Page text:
Companies Buying Back Shares with ROC of over 14%

In this post I will be discussing the prospects of three companies that came up using the Gurufocus’ All-in-One Screener using the parameters of:

  • P/S (0-1)
  • P/B (0-2)
  • P/E (1-20)
  • ROC (5-75%)
  • Debt to equity under 1
  • A share buyback rate of 2% to 15% (10-year average)
  • Market cap in between $20 million and $500 million

Initially the screen brought back eight companies but I eliminated a few based on P/E exceeding ROE, P/B exceeding 1.5 and one (KYCN) was subject to a merger with Contran and is now a wholly owned subsidiary. The ones that made the cut and deserve further research are below.

1) SL Industries Inc. (SLI)

Market Cap: $98 million
P/E: 8.38
P/S: 0.49
P/B: 1.6
ROC: 39%
ROE: 15%
Debt-Equity: 0.05
Dividend: None

Incorporated in New Jersey as G-L Electronics Company in 1956. The company is made up of five subsidiaries, SL Power Electronics CorporationTEAL Electronics CorporationMTE Corporation,SL Montevideo Technology and RFL Electronics Inc. The company manufactures various things from communications and protection products to monitor and protect power grids, rail and highway systems to LED lights used in applications from aerospace and medical industries to common day use in street lights.

At first glance notably excessive environmental fees are booked as liabilities that you may want to examine further. On a more positive note the share float has been bought back over the last three years at an astonishing pace. All the while, retained earnings and book value have been growing steadily. The 10-year average revenue and free cash flow growth is over 10%.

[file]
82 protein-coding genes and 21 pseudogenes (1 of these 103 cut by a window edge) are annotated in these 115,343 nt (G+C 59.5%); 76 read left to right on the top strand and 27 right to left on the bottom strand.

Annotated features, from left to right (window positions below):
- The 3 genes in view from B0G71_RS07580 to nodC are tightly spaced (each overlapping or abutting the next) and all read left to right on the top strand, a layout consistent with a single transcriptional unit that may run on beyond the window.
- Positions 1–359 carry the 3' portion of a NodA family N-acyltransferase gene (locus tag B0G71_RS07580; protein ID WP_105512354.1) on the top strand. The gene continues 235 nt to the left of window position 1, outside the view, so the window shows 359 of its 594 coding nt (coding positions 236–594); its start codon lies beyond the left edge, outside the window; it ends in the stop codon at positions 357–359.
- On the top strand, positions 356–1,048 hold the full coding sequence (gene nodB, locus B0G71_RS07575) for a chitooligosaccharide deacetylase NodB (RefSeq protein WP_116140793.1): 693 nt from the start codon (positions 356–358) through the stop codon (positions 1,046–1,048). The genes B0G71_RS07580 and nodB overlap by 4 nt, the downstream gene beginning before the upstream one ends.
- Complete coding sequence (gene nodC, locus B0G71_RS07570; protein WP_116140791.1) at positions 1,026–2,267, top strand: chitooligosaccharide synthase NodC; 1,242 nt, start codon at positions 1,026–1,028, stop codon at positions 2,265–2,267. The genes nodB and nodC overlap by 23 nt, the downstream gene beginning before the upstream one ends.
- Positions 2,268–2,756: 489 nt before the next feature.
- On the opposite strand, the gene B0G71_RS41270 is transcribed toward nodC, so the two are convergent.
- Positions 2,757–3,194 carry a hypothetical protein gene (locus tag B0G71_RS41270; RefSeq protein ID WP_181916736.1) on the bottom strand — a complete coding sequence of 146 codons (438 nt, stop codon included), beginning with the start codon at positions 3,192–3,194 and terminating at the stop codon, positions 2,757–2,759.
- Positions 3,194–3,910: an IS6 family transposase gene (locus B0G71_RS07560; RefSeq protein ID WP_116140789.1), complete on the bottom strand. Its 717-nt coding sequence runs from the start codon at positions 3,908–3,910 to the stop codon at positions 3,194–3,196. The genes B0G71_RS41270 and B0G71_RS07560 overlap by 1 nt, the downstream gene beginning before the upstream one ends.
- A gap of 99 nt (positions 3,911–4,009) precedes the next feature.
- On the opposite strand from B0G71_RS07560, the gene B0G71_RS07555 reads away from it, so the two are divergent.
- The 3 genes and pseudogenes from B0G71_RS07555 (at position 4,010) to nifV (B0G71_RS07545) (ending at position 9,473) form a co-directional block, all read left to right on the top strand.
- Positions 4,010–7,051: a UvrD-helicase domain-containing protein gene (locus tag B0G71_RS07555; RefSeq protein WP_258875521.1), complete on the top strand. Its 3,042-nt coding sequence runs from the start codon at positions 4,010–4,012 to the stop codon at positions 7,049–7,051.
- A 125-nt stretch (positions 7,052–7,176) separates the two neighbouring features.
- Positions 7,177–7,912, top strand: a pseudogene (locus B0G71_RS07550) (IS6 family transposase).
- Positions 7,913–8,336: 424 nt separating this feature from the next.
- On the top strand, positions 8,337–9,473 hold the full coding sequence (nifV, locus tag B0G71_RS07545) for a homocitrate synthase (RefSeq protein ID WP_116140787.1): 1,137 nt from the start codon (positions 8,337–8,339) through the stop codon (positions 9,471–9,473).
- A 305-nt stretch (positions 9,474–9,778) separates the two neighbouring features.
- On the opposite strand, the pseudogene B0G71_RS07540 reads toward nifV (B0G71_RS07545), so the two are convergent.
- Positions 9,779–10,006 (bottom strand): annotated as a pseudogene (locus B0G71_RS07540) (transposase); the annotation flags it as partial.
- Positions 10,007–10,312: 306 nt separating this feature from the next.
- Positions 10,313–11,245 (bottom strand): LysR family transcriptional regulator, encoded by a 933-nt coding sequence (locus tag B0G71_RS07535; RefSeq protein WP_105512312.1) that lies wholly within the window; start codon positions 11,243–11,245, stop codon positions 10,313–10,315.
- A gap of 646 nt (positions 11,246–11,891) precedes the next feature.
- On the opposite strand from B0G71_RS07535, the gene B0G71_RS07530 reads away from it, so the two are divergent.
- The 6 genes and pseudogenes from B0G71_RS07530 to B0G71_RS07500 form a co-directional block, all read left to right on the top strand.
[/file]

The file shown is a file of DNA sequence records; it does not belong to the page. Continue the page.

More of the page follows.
SLI data by

SLI data by

2) Core Molding Technologies (CMT)
Market Cap: $68 million
P/E: 10.55
P/S: 0.48
P/B: 1.1
ROC: 19%
ROE: 14%
Debt-Equity: 0.11
Dividend: None

The company produces plastic and rubber products to the automotive after market industry. Company products include resin transfer (RTM), sheet-molding compound (SMC), multiple insert tooling (MIT), glass mat thermoplastic (GMT) and also manufactures products for other truck manufactures and the marine industry. The company’s two major customers are Navistar and PACCAR Inc. The company faces competition from a number of other molders including, Meridian Automotive Systems, Molded Fiber Glass Companies, Continental Structural Plastics, Sigma Industries and Premix. Retained earnings has been growing impressively with revenue and operating income. The business is a predictable moderate grower with 10-year average revenue and EBITDA growth of 7% and 13%.

CMT data by

CMT data by

Acme United Corporation (ACU)
Market Cap: $44 million
P/E: 11.82
P/S: 0.52
P/B: 1.3
ROC: 14%
ROE: 12%
Debt-Equity: 0.78
Dividend: 2.3% at 25% payout ratio

Acme United Corporation is a global supplier of cutting, measuring and safety products to the school, home, office, hardware and industrial markets. The company’s operations are in the U.S., Canada, Europe (Germany) and Asia (Hong Kong and China). Products include scissors, shears, guillotine paper trimmers, rotary paper trimmers, rotary cutters, hobby knives and blades, utility knives, manicure products, medical cutting instruments, pencil sharpeners, rulers, math tools, tape measures, first aid kits, personal protection products and over-the-counter medication refills.

Major competitors include Fiskars Corporation, Helix International Ltd. and Johnson and Johnson. The five main brands are Westcott, Clauss, Camillus, PhysiciansCare and Pac-Kit. Debt has more than doubled from 2010 and does not look encouraging at first glance. The brands of the company are not well known by me and I believe a competitive disadvantage is that consumers are not sticky to basic products that Acme United is in the business of selling, eventually ending in a price war or price follow strategy against a deep pocket market leader like J&J. It has good 10-year average revenue and book value growth.

ACU data by

ACU data by

The companies above warrant further research and I will be reading the recent years 10-Ks and past history of the companies over the coming days, picking one to research and write about in further depth. Stay tuned for the results.

“The farther backward you can look, the farther forward you will see.” – Winston Churchill


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